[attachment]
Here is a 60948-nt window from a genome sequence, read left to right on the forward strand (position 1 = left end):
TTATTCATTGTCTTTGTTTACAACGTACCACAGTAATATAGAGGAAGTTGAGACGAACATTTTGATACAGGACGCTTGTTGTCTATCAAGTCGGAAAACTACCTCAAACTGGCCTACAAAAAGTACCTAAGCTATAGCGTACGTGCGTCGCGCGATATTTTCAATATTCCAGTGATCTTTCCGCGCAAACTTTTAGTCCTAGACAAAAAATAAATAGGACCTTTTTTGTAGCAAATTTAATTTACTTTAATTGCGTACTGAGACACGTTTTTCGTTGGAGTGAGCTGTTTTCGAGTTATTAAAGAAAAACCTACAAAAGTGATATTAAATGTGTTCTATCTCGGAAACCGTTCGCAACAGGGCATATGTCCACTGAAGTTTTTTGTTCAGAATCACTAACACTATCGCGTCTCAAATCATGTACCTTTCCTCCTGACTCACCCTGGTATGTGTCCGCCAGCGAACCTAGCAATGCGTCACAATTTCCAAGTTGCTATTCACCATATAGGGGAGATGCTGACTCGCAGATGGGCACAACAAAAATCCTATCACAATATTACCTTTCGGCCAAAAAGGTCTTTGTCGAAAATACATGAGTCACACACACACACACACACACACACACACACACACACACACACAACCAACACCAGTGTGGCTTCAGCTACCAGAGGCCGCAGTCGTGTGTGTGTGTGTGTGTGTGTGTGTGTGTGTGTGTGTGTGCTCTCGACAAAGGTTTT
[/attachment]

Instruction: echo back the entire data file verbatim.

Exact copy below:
Here is a 60948-nt window from a genome sequence, read left to right on the forward strand (position 1 = left end):
TTATTCATTGTCTTTGTTTACAACGTACCACAGTAATATAGAGGAAGTTGAGACGAACATTTTGATACAGGACGCTTGTTGTCTATCAAGTCGGAAAACTACCTCAAACTGGCCTACAAAAAGTACCTAAGCTATAGCGTACGTGCGTCGCGCGATATTTTCAATATTCCAGTGATCTTTCCGCGCAAACTTTTAGTCCTAGACAAAAAATAAATAGGACCTTTTTTGTAGCAAATTTAATTTACTTTAATTGCGTACTGAGACACGTTTTTCGTTGGAGTGAGCTGTTTTCGAGTTATTAAAGAAAAACCTACAAAAGTGATATTAAATGTGTTCTATCTCGGAAACCGTTCGCAACAGGGCATATGTCCACTGAAGTTTTTTGTTCAGAATCACTAACACTATCGCGTCTCAAATCATGTACCTTTCCTCCTGACTCACCCTGGTATGTGTCCGCCAGCGAACCTAGCAATGCGTCACAATTTCCAAGTTGCTATTCACCATATAGGGGAGATGCTGACTCGCAGATGGGCACAACAAAAATCCTATCACAATATTACCTTTCGGCCAAAAAGGTCTTTGTCGAAAATACATGAGTCACACACACACACACACACACACACACACACACACACACACACAACCAACACCAGTGTGGCTTCAGCTACCAGAGGCCGCAGTCGTGTGTGTGTGTGTGTGTGTGTGTGTGTGTGTGTGTGTGTGCTCTCGACAAAGGTTTT